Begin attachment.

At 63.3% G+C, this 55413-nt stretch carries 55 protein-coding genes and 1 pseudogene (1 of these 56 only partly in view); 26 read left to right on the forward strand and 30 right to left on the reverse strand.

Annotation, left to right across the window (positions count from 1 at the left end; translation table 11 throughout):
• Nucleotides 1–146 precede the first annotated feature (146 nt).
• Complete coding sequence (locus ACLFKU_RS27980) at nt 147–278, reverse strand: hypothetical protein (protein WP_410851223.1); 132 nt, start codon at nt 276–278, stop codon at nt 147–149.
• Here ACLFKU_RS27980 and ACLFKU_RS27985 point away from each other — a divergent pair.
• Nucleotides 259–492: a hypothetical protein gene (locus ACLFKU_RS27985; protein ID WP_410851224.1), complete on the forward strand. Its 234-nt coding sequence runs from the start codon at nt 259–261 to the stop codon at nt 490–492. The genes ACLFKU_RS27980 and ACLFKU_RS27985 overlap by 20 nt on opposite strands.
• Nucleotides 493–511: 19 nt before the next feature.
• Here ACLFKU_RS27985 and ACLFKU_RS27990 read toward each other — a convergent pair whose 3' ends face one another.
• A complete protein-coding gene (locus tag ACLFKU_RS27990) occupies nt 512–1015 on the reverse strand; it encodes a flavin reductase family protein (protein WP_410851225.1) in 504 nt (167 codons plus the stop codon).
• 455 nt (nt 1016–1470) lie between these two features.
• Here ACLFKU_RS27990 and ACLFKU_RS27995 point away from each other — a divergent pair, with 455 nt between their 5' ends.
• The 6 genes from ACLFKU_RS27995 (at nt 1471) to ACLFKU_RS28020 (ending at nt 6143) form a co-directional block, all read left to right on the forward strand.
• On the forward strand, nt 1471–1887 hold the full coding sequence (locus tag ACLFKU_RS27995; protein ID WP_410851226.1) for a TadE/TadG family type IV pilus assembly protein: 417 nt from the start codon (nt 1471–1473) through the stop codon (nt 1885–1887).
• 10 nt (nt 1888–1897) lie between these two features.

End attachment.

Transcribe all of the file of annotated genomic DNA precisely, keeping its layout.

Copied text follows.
At 63.3% G+C, this 55413-nt stretch carries 55 protein-coding genes and 1 pseudogene (1 of these 56 only partly in view); 26 read left to right on the forward strand and 30 right to left on the reverse strand.

Annotation, left to right across the window (positions count from 1 at the left end; translation table 11 throughout):
• Nucleotides 1–146 precede the first annotated feature (146 nt).
• Complete coding sequence (locus ACLFKU_RS27980) at nt 147–278, reverse strand: hypothetical protein (protein WP_410851223.1); 132 nt, start codon at nt 276–278, stop codon at nt 147–149.
• Here ACLFKU_RS27980 and ACLFKU_RS27985 point away from each other — a divergent pair.
• Nucleotides 259–492: a hypothetical protein gene (locus ACLFKU_RS27985; protein ID WP_410851224.1), complete on the forward strand. Its 234-nt coding sequence runs from the start codon at nt 259–261 to the stop codon at nt 490–492. The genes ACLFKU_RS27980 and ACLFKU_RS27985 overlap by 20 nt on opposite strands.
• Nucleotides 493–511: 19 nt before the next feature.
• Here ACLFKU_RS27985 and ACLFKU_RS27990 read toward each other — a convergent pair whose 3' ends face one another.
• A complete protein-coding gene (locus tag ACLFKU_RS27990) occupies nt 512–1015 on the reverse strand; it encodes a flavin reductase family protein (protein WP_410851225.1) in 504 nt (167 codons plus the stop codon).
• 455 nt (nt 1016–1470) lie between these two features.
• Here ACLFKU_RS27990 and ACLFKU_RS27995 point away from each other — a divergent pair, with 455 nt between their 5' ends.
• The 6 genes from ACLFKU_RS27995 (at nt 1471) to ACLFKU_RS28020 (ending at nt 6143) form a co-directional block, all read left to right on the forward strand.
• On the forward strand, nt 1471–1887 hold the full coding sequence (locus tag ACLFKU_RS27995; protein ID WP_410851226.1) for a TadE/TadG family type IV pilus assembly protein: 417 nt from the start codon (nt 1471–1473) through the stop codon (nt 1885–1887).
• 10 nt (nt 1888–1897) lie between these two features.